The new government plan aimed at avoiding a new loan from the eurozone provides for a return to the international money market before the May 25 European elections and an agreement for the creation of a credit line from the European Stability Mechanism (ESM).
In weekend interviews with German newspapers, Prime Minister Antonis Samaras and Finance Minister Yannis Stournaras stressed that Greece does not need any more bailout loans, thereby responding to German Finance Minister Wolfgang Schaeuble’s statement that the most likely scenario would be for Greece to take a new loan of 10-20 billion euros to plug the holes in its program.
The funding program for Greece appears to have a gap of between 13 and 14 billion euros for 2014 and 2015. This is a result of the bond buyback program in December 2012 that required 11 billion euros and the shortfall in revenues from the country’s privatizations program. When Greece used the funds for the buyback program, the eurozone had promised to cover the gap that would be created, so the government is now asking the eurozone to fulfill its pledge by utilizing solutions that do not include a new loan package.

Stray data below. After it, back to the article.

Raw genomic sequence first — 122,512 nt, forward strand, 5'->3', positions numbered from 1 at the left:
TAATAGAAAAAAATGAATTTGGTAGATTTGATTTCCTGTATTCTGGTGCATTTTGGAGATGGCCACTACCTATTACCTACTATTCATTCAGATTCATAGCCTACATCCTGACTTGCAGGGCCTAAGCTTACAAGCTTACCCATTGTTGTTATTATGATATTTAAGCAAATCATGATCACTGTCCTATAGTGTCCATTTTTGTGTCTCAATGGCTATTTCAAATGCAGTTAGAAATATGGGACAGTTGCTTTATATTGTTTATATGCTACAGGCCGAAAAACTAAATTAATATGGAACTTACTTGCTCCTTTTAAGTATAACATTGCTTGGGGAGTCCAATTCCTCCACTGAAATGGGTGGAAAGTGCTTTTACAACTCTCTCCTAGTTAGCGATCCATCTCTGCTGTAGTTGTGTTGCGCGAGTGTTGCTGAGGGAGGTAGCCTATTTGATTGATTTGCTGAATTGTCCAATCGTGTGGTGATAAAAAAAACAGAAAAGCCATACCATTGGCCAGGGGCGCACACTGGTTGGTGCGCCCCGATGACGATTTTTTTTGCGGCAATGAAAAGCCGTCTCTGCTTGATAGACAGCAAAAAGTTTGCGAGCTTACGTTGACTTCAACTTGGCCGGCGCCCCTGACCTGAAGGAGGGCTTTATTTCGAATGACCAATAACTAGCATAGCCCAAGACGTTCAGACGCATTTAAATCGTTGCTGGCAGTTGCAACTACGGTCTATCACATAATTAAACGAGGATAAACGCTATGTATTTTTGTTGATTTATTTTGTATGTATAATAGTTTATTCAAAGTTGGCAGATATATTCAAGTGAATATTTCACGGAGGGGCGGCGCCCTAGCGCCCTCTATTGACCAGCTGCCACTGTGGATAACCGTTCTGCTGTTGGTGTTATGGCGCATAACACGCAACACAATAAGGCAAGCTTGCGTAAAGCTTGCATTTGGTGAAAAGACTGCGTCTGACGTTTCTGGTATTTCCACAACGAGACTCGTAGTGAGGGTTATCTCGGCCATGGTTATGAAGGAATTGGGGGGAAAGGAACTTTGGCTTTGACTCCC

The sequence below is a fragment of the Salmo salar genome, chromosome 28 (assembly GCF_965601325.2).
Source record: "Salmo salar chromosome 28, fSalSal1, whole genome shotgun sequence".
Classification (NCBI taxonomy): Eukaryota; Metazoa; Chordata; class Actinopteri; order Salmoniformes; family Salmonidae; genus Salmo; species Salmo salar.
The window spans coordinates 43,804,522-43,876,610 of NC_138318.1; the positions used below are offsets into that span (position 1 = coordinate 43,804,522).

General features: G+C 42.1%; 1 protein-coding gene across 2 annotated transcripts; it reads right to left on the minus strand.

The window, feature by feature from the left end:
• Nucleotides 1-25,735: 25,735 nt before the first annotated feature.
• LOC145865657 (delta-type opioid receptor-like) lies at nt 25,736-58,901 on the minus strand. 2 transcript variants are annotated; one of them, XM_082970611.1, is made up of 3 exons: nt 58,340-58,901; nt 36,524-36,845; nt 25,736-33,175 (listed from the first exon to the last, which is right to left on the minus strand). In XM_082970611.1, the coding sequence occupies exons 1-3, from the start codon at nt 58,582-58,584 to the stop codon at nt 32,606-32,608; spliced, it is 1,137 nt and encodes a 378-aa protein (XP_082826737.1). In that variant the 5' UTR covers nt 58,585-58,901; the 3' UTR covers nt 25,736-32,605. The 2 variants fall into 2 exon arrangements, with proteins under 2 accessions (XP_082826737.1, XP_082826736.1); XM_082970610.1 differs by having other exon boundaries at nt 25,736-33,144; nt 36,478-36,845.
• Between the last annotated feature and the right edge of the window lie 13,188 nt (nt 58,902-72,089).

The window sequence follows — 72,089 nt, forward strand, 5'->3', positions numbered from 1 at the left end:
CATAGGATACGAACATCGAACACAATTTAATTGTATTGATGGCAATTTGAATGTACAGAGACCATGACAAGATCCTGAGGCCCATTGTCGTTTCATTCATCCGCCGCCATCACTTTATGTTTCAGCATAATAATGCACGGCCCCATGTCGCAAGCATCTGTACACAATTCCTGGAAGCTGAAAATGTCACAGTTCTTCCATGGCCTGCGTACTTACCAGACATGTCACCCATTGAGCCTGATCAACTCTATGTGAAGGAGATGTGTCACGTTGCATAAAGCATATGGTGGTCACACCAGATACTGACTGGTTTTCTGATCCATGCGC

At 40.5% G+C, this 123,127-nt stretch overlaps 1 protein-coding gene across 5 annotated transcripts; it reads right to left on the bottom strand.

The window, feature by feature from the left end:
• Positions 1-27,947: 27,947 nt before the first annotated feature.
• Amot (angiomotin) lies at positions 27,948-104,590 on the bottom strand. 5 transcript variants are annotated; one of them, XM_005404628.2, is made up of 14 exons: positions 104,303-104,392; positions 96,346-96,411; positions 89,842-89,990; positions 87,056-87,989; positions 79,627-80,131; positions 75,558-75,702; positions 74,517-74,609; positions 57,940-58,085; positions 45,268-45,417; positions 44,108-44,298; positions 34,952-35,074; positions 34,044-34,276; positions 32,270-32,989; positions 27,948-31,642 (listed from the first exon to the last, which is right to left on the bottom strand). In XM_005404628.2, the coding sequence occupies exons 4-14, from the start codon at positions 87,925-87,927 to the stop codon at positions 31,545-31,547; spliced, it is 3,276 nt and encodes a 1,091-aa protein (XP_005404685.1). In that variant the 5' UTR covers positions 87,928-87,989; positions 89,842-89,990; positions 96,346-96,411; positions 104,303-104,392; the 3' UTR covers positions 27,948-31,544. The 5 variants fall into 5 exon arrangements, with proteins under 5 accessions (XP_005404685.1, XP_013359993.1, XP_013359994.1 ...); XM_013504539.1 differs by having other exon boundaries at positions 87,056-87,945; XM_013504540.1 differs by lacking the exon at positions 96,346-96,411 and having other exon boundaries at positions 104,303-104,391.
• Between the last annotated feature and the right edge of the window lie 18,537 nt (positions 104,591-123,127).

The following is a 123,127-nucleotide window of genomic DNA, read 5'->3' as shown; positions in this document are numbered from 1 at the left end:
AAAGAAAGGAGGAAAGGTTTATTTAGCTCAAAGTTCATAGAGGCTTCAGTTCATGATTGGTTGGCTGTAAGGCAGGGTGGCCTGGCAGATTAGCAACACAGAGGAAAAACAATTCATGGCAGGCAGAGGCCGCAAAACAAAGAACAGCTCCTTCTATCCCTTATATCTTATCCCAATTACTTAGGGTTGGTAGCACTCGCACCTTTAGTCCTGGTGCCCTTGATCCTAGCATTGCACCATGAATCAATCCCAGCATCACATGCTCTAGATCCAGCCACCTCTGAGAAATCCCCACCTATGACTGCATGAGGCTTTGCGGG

These solutions include the refinancing of instead of paying off the bonds issued by former Finance Minister Giorgos Alogoskoufis to support Greek banks in 2009, amounting to 4.4 billion euros. However, the European Central Bank is opposed to this plan. Another solution could be an extension of the repayment time for the bonds the Eurosystem bought before the outbreak of the crisis, amounting to 5.6 billion euros. Athens also recommends the use of the hitherto unused funds for the recapitalization of the credit sector, which come to 8-9 billion.
The government is further targeting an early bond issue, up to 1.5-2 billion euros, which could plug some holes, and the use of a credit line from the ESM for Greece to draw liquidity when necessary, although for that to happen, Greece will first need to prove it has secured access to the markets.